Sadly, we once again have to tolerate the unlawful behaviour of a group of travellers in this constituency, this time at Chaddlewood in Plympton.
Plymouth City Council is already taking steps to remove them, which normally takes about 10 days. I know it is galling to see public money being used to deliver toilets etc and to clean up after them when they are moved on, but it is the least worst response under the current law.
The government is bringing forward measures to toughen up the law on public trespass of this kind to make it a criminal office to enable the police to arrest immediately and impound vehicles. This would have been done by now, but for the pandemic and other issues that have swamped Parliamentary time.
This is all set out in the Police, Crime, Sentencing and Courts Bill which has had its second reading at Westminster recently despite the Opposition voting against it. This is the Bill that people are demonstrating on our streets against under the slogan: Kill the Bill. As I have said previously in this column - it contains many important measures and I strongly support it.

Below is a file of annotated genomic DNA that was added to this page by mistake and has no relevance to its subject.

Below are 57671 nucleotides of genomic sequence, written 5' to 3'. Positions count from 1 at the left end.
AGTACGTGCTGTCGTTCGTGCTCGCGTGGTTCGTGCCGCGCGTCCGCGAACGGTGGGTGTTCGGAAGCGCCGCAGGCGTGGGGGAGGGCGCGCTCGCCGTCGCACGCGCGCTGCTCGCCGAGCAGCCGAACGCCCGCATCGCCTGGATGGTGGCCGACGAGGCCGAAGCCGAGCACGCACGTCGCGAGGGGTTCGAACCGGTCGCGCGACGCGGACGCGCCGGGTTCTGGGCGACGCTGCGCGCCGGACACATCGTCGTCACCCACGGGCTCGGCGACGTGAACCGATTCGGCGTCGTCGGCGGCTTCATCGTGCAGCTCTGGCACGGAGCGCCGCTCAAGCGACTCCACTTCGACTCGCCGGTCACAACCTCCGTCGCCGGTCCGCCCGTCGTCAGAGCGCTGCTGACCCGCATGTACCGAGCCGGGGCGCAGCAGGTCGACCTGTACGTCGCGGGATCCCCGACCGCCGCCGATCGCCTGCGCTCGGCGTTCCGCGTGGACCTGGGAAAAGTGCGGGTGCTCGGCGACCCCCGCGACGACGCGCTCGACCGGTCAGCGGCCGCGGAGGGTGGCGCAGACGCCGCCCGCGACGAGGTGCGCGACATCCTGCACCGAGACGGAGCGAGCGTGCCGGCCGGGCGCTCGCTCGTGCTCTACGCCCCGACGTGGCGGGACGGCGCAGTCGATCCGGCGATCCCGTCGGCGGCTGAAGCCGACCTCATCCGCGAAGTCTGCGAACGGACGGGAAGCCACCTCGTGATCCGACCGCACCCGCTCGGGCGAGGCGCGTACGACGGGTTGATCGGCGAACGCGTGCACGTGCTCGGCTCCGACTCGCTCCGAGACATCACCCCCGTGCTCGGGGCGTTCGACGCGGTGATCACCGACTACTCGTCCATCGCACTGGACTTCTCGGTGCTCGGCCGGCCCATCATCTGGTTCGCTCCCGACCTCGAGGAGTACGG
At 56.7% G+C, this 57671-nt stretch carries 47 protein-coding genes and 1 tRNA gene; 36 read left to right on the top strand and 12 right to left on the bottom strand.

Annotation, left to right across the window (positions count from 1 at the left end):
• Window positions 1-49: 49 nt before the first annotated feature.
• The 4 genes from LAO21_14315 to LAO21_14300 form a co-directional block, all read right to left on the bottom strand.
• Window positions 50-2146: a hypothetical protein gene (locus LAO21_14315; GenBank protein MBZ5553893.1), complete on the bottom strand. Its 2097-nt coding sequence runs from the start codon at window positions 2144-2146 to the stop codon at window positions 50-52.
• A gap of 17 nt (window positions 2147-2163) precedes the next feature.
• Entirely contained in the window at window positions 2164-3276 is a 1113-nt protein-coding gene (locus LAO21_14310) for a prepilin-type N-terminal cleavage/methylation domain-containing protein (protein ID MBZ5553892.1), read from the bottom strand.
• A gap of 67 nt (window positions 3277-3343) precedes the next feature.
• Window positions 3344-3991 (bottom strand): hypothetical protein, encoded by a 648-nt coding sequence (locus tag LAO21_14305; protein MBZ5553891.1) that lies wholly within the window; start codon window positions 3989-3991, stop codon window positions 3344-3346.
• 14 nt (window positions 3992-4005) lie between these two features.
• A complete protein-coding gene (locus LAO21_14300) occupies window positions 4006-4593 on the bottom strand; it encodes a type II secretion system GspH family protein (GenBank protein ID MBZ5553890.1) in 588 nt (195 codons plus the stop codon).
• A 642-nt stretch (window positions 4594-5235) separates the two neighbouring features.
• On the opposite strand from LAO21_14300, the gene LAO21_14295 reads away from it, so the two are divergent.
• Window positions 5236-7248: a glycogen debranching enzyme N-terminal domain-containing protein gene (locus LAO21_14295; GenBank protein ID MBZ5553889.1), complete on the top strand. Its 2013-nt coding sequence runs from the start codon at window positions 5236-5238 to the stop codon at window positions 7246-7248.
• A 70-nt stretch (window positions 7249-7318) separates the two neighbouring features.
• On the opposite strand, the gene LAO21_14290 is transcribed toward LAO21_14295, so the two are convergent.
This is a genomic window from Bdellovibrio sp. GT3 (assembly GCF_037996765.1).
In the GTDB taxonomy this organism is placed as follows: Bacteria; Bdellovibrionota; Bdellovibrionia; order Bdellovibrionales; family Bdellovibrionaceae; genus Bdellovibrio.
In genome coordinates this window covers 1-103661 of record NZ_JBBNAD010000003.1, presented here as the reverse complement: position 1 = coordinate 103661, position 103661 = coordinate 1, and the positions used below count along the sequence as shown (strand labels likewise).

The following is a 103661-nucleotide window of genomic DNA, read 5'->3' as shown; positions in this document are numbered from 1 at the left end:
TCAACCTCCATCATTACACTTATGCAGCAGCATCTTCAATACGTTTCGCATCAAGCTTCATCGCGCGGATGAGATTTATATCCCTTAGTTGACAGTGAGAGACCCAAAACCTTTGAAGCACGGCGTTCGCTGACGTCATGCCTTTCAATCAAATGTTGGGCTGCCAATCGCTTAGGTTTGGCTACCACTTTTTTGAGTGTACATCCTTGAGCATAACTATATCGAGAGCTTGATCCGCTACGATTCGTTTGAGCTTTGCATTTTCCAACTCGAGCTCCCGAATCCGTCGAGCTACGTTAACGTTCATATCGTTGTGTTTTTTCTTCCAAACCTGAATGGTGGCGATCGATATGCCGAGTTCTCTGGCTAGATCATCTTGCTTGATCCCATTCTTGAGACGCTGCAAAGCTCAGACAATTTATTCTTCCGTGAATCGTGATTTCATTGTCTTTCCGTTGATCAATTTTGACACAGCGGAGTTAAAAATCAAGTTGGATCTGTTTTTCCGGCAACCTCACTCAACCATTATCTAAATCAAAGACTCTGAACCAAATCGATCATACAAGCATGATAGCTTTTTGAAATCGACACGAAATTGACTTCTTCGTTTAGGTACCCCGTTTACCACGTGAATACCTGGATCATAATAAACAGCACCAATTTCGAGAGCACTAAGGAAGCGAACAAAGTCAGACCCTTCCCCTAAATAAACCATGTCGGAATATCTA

I have long failed to understand how we have put up with the disruptive behaviour of many in the travelling community for so long. They have no right to gate crash land owned by other people or by public municipalities. If they wish to continue their lifestyle, bearing in mind that the vast majority of them own and live in proper houses during the winter, they should book and pay for accommodation like the rest of us. This is not a vulnerable community requiring special protection, but a well-resourced, well-organised group who frequently trample over the rights of others.
At last the law is catching up with public opinion on this issue. I have been calling for this for years and I am sorry it has taken so long. It looks like we will have to put up with some more incursions throughout this summer, but by the autumn the new legal measures should be in place. Please rest assured I will be encouraging the police to act swiftly should the new law be broken in the future, although we all know that will not be straightforward to enforce.
It is time for us all to be treated equally under the law.